"Of course, there are instances where the process can be completed in a much shorter time, but in almost every case, the migration time was much longer than initially anticipated by the client."

The overall cost to Irish business, Auxilion's report said, could be as much as €200m, based on the number of corporate devices in the market. And there could be a squeeze on resources to help the process.

"Companies in that situation have no guarantee that a quick solution will be available in 2020, as demand for migration support services is likely to remain strong for quite some time," added the Auxilion report.

"Ireland has been quite slow to migrate to Windows 10 and there will likely be extreme resource constraints for projects starting in the latter part of 2019 and in 2020. The fact is that the IT industry simply doesn't have the capacity to meet a surge in demand from late migration projects."

Comparisons are being drawn with the chaotic end-of-support problems that occurred when Windows XP was cut off from security support five years ago.

Millions of company PCs worldwide were still using the operating system, and a wave of viruses and malware caused havoc among private enterprises and state organisations.

Public sector organisations, including hospitals and schools, were hit by malware and had to pay emergency fees for remedial action.

The HSE had 1,500 systems using Windows XP when the Wannacry malware epidemic struck. A similar problem was faced by companies running devices such as ticketing machines, CCTVs, ATMs and public signage.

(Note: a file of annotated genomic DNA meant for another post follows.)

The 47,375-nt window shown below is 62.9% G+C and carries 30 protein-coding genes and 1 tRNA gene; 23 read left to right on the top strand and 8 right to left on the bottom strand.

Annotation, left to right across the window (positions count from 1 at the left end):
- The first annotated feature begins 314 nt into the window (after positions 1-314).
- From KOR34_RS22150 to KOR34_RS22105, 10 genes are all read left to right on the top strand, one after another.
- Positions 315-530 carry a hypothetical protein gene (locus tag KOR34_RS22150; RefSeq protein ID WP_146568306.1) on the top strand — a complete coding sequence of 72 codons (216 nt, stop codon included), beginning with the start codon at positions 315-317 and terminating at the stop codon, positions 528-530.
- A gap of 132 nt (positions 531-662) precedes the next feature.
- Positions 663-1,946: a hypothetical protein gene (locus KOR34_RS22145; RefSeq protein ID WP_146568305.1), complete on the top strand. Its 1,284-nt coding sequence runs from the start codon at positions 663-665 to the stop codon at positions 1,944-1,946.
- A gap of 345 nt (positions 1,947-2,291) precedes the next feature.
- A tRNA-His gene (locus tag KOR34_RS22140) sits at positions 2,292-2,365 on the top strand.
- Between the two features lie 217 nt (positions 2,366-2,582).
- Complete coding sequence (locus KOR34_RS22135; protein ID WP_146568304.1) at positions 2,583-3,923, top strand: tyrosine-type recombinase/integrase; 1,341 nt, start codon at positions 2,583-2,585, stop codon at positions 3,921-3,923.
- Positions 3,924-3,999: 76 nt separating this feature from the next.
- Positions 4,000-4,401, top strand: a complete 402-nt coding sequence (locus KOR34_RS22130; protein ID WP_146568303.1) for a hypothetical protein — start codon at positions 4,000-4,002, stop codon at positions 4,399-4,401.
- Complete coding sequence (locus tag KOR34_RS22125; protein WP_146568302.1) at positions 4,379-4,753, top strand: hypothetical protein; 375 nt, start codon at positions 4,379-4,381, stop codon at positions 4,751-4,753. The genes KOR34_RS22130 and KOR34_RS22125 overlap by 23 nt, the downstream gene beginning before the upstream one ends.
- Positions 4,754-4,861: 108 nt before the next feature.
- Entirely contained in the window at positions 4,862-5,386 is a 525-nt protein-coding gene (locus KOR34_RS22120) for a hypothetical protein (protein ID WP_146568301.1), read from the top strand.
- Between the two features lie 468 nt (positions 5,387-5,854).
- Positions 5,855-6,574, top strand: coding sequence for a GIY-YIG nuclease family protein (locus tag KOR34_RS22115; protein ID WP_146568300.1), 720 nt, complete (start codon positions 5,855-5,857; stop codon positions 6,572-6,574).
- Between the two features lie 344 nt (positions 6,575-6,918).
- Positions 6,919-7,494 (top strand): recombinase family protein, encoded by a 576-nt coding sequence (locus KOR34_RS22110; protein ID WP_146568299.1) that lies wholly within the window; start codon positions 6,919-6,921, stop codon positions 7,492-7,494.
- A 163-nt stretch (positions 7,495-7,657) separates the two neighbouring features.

For big organisations, the cost to update all of this was calculated in the millions rather than the thousands.

The problem became so bad that Microsoft agreed to waive its end-of-support rule and provide patches for machines with XP.

"Microsoft's extended support means that some IT departments have taken their foot off the gas on the issue, which is disappointing," said Conor Flynn, managing director of ISAS and one of the country's most senior IT security specialists.

"It's allowed people to be sloppy and lazy. The danger is going to be that some will afford it and get their patches but there will be a sense of complacency among other people who hear that there's support and think that they're protected, when in fact they're not.

"The communication hasn't been clear that you will only get these if you get into a contract with Microsoft."

He said that some companies put off their upgrades because they were late replacing Windows XP.

"There are quite a significant amount of businesses here still using Windows 7," he said. "In many cases, a lot of effort and pain went into upgrading XP to Windows. They left that upgrade for so long that it seems quite recent to them."

One of the features of Windows 10 is that it no longer requires wholesale replacement for Microsoft's next upgrade.

The firm is trying to encourage companies that have held off upgrading into adopting the current system.

Microsoft said that the cost of Windows 10 is €260 for a small business or €145 for a home version.

"The best way to experience Windows 10 is on a new PC," the company said. "While it is possible to install Windows 10 on your older device, it is not recommended."

As for what small companies can do now, Microsoft said they should go to a third-party vendor.